Chenoa van den Boogaard, Physics & Astronomy editor
When our ancestors looked up at the night sky, they used the patterns of twinkling light they saw as inspiration for stories that connected their communities. The newest constellation in our sky, created by Elon Musk’s company SpaceX, promises a similar story of connectivity. However, it may come at a high price, for both telecommunication consumers and the astronomical community.
The artificial constellation, called Starlink, will be a network of 12,000 satellites, 1,200 of which are already in orbit. By the end of 2021, it will form a lattice around Earth and provide its inhabitants with the world’s most advanced broadband Internet system. Starlink is currently providing service to the northern United States and has begun to extend coverage to northern areas of Canada that were previously too remote to receive a satellite signal.
For First Nations communities in the Canadian North, this lack of access to the Internet is an ongoing issue.
“When we think about Indigenous Peoples’ advancement, whether it’s in the economy or the advancement of our language or our jurisdiction over education and health, technology’s an underpinning to all of those,” said Denise Williams, CEO of the First Nations Technology Council (FNTC), in an interview last December with The Tyee.
The FNTC estimates that about 75 per cent of First Nations communities in B.C. fall short of the basic level of Internet service, a rate which the FNTC claims is similar nationwide. The Canadian Radio-Television and Telecommunications Commission (CRTC) defines the basic level of Internet to be service that allows a user to have two devices stream high-definition videos at the same time.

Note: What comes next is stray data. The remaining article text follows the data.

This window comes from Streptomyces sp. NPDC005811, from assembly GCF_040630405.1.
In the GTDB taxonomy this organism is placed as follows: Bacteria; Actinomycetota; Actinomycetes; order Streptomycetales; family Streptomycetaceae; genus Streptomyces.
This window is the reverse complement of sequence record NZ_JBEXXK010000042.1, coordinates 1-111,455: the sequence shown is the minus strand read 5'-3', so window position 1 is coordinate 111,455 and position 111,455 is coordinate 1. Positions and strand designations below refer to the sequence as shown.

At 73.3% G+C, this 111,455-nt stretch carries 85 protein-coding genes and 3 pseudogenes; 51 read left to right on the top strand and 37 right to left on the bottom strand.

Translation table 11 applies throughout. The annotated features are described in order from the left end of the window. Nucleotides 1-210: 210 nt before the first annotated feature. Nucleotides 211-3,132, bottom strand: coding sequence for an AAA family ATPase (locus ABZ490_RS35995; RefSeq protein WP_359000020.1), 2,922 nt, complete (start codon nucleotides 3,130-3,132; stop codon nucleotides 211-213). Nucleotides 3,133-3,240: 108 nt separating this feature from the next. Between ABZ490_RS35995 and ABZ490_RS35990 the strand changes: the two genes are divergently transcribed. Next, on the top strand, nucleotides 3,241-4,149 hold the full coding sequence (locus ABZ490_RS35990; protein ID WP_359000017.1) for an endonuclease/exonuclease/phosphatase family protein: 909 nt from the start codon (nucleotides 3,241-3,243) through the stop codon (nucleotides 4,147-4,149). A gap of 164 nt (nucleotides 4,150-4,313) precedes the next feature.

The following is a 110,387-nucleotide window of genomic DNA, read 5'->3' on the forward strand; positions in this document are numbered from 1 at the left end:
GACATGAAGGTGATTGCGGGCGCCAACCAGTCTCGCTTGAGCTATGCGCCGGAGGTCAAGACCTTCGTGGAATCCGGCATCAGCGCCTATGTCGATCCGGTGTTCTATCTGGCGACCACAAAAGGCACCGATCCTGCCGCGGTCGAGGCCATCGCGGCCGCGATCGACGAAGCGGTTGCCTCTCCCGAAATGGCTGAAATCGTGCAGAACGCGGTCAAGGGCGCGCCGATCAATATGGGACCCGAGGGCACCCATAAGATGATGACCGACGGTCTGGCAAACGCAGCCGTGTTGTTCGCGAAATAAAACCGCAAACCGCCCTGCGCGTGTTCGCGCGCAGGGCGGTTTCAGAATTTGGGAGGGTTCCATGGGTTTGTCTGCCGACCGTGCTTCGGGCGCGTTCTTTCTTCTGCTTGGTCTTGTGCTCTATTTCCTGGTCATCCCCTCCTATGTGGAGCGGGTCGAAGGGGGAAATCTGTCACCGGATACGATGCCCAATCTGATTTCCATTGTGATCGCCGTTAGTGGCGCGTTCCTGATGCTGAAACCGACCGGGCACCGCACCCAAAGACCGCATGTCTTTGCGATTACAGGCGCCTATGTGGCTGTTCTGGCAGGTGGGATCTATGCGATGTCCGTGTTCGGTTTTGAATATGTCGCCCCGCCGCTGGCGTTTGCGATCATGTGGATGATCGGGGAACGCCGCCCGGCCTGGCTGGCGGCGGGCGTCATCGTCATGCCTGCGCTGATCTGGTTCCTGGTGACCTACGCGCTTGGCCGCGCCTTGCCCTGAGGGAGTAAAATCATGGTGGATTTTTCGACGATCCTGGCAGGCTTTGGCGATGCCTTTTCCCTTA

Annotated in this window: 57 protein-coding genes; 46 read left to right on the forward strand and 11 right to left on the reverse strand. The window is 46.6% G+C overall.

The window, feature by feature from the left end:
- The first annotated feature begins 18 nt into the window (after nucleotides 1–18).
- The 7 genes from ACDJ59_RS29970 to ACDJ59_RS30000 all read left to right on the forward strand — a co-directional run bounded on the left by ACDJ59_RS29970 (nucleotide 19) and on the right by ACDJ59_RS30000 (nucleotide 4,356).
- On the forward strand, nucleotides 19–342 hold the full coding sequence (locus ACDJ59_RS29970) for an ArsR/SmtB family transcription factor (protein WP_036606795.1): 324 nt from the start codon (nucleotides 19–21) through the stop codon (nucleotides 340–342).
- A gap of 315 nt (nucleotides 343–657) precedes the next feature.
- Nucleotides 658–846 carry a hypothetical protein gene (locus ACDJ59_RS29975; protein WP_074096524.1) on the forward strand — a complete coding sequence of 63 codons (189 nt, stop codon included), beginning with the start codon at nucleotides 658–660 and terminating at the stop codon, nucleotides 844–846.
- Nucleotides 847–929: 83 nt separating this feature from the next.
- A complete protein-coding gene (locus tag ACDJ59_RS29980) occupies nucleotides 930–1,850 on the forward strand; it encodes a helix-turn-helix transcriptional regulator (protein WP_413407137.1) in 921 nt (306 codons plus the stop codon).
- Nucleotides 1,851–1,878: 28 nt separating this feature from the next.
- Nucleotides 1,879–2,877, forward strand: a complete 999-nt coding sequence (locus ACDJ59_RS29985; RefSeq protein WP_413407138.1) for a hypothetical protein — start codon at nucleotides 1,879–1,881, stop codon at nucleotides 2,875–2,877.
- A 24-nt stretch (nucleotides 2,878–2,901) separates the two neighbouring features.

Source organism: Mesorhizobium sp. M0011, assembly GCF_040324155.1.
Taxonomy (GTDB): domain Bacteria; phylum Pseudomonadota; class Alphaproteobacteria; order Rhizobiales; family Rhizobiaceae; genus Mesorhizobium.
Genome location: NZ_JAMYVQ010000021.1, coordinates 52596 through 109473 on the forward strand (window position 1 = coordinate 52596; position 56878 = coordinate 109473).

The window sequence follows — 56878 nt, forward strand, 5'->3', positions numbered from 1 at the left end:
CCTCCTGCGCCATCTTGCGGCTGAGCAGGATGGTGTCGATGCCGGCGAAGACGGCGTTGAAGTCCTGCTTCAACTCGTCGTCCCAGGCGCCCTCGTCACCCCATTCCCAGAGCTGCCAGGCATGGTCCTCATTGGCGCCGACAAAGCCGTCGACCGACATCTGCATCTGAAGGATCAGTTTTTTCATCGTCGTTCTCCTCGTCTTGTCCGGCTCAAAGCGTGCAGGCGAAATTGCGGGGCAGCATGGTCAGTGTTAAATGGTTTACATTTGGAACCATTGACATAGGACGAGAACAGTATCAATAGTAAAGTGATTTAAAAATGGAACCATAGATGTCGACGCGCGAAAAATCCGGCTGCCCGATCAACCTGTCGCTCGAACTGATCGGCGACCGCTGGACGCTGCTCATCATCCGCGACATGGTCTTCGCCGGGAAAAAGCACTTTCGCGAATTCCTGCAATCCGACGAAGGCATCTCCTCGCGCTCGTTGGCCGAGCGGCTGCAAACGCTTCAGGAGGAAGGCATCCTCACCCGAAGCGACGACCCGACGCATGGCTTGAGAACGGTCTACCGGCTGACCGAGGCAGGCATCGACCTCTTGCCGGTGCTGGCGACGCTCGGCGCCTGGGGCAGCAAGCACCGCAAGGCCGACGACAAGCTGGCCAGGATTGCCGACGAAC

While there may be public access points to the Internet in the community, such as the local library, service is not available in every home, school, or office. Williams explained that these communities need better Internet access in order to “ensure [that] Indigenous people have the tools and the capacity to advance self-determination and self-governance, build economies and participate in B.C. and Canada’s digital economy.”
While Starlink appears to be a promising solution to this problem, its operation costs have drawbacks. To begin with, the installation fee for a Starlink kit, which includes a Starlink satellite dish, WiFi router, power supply, cables and mounting tripod is US$499, not including shipping or taxes. This initial cost coupled with the monthly service fee of US$99 makes Starlink one of the more expensive internet providers.
According to the 2019 CRTC Communications Monitoring Report, rural areas in Canada generally have lower Internet speeds and higher connection costs than their urban counterparts, but the highest reported monthly broadband Internet service fee in rural Canada in 2018 was still only C$101. With high installation fees and service charges set at approximately C$120 per month, Starlink may end up being too expensive to solve Internet accessibility issues in isolated communities.
In addition to high user prices, there is also a price being paid by the astronomical community. The Starlink satellites currently in orbit are interfering with astronomical observations, especially in optical and radio wavelengths, a problem which is expected to worsen as more satellites are launched.
“We can expect astronomical observations to be affected by numerous satellites streaking across telescope fields of view,” says Dr. Aaron Boley, a professor in the Department of Physics and Astronomy at the University of British Columbia. “This will cause data loss from expensive facilities and could significantly interfere with certain types of science programs, such as near-Earth object observations and monitoring.”